I’ve encouraged my team members to actively participate where possible in our formalized stage-gated product development process which brings together various business functions including marketing, sales, manufacturing, supply-chain, and technology. These teams are tasked to deliver new products that meet customer performance expectations, in a timely manner, and within a budget. These are perfect venues to really understand what is important to our customers, learn how our business operates, and bridge the technical gaps from small scale laboratory formulation to large scale commercial manufacturing processes.
Take me back to when you were seeking employment after graduate school. How were you able to land that first job? What do you think got you hired?
Knowing that I would be completing my PhD dissertation by mid-year 2002, my job search started in earnest during the very early part of that year. Before I knew it, I had the luxury of two simultaneous opportunities at DuPont.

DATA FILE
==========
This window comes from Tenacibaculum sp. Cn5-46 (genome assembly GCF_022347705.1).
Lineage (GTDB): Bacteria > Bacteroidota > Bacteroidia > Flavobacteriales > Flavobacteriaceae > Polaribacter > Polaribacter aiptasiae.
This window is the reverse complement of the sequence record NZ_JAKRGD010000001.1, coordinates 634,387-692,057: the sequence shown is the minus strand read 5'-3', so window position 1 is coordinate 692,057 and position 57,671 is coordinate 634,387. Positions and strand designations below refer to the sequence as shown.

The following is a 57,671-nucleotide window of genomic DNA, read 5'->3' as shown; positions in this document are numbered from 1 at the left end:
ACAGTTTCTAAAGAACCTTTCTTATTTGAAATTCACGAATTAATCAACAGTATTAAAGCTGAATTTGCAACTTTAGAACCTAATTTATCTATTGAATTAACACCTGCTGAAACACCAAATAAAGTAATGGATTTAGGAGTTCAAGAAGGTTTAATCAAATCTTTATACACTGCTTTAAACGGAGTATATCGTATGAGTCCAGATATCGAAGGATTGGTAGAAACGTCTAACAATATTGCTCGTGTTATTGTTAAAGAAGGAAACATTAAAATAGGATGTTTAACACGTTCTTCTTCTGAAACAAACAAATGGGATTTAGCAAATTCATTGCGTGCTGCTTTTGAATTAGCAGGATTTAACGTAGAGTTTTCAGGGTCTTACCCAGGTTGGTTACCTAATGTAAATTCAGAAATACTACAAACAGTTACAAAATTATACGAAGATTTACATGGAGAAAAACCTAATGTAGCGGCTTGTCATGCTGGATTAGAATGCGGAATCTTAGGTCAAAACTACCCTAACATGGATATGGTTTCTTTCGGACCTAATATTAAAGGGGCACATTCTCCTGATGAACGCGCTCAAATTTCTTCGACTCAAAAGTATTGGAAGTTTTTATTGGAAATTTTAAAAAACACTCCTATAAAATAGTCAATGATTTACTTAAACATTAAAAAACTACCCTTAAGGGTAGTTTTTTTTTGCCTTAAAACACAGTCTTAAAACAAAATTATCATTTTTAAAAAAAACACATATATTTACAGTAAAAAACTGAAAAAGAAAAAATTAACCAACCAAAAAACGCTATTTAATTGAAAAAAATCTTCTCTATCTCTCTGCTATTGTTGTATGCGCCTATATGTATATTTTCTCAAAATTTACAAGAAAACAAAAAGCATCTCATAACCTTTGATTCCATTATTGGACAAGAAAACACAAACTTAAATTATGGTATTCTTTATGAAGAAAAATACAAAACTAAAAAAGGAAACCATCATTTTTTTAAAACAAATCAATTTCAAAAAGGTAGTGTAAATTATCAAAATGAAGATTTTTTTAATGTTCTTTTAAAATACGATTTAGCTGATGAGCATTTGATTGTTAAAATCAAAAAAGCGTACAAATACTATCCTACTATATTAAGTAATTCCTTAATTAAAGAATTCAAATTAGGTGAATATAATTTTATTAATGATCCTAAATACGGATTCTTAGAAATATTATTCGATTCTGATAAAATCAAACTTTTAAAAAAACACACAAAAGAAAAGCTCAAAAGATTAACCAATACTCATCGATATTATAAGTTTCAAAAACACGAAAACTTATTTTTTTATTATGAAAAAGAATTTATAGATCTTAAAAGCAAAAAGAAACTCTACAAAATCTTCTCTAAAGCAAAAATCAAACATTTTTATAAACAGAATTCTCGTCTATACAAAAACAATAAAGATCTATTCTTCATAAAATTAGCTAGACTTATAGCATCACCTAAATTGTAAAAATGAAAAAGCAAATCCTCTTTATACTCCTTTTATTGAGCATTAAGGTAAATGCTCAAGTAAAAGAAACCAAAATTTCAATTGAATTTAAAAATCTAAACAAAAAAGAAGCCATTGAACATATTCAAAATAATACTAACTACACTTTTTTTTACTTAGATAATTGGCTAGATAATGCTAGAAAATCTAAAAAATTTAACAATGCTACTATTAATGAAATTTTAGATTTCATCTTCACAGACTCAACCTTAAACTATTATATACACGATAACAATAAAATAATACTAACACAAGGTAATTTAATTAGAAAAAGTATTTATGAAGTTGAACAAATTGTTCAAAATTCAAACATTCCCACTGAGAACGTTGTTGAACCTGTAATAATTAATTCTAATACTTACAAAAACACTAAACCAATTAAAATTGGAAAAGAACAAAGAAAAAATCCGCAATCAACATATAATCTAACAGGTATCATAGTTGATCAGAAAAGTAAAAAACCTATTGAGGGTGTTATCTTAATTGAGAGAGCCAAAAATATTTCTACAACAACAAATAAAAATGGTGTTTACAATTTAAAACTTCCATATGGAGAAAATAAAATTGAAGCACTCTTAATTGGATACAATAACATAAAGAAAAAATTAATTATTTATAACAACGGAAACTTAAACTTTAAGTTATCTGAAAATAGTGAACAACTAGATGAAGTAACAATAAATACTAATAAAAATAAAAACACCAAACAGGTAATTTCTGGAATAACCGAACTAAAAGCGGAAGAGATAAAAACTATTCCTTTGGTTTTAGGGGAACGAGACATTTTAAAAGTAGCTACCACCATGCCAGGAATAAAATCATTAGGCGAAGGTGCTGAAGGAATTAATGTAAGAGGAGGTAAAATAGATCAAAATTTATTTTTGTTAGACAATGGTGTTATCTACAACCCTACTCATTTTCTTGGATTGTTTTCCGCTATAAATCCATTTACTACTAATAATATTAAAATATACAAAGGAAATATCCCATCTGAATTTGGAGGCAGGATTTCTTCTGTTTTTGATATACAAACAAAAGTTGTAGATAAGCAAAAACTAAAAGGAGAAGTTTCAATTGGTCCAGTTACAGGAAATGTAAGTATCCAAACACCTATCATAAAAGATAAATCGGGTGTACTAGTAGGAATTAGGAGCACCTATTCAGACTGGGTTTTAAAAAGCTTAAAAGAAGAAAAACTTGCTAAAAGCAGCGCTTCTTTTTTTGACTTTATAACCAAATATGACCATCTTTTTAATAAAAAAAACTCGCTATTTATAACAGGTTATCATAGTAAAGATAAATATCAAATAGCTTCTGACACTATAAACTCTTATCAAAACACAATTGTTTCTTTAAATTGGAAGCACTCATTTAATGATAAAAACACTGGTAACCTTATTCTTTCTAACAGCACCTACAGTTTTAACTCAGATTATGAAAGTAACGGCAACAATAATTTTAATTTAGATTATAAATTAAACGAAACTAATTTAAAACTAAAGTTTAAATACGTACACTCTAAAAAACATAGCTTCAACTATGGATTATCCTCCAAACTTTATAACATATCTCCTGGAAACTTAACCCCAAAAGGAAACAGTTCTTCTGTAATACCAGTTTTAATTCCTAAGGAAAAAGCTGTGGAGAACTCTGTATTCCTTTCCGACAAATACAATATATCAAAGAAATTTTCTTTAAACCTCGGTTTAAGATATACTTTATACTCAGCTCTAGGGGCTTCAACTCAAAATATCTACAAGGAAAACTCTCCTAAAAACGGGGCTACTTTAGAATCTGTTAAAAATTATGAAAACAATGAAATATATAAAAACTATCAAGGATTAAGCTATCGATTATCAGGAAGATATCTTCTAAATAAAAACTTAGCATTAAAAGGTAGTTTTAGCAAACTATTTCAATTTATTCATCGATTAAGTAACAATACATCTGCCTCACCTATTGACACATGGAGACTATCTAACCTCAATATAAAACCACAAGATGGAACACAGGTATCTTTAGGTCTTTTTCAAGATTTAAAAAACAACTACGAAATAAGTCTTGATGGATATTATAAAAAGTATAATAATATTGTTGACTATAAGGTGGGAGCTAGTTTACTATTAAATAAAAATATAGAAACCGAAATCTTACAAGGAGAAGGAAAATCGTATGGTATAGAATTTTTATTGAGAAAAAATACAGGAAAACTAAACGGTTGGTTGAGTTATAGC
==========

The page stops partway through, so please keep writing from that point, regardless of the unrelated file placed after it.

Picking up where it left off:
In one case, I was referred to an R&D opportunity in Orange, TX to support Surlyn® ionomer research and manufacturing by one of my University of Connecticut academic advisors who maintained a professional relationship with one of the Senior Technical Fellows in that organization.
The other required a bit more effort on my part. At that time, the internet and the World Wide Web were widely becoming commercialized and monster.com was the “go-to” site for job seekers. A fortuitous keyword search on the term “polyimide,” the focus of my graduate research, led me to the DuPont opportunity in Circleville, OH to support Kapton® polyimide films R&D.
I visited both sites for face-to-face interviews, which also included a seminar on the highlights of my graduate research. I got offers from both locations. Considering I had studied and already done a great deal of research on polyimide materials as part of my graduate preparation, the decision to join the DuPont Kapton® team was very easy for me, as I felt I could be readily impactful from day one.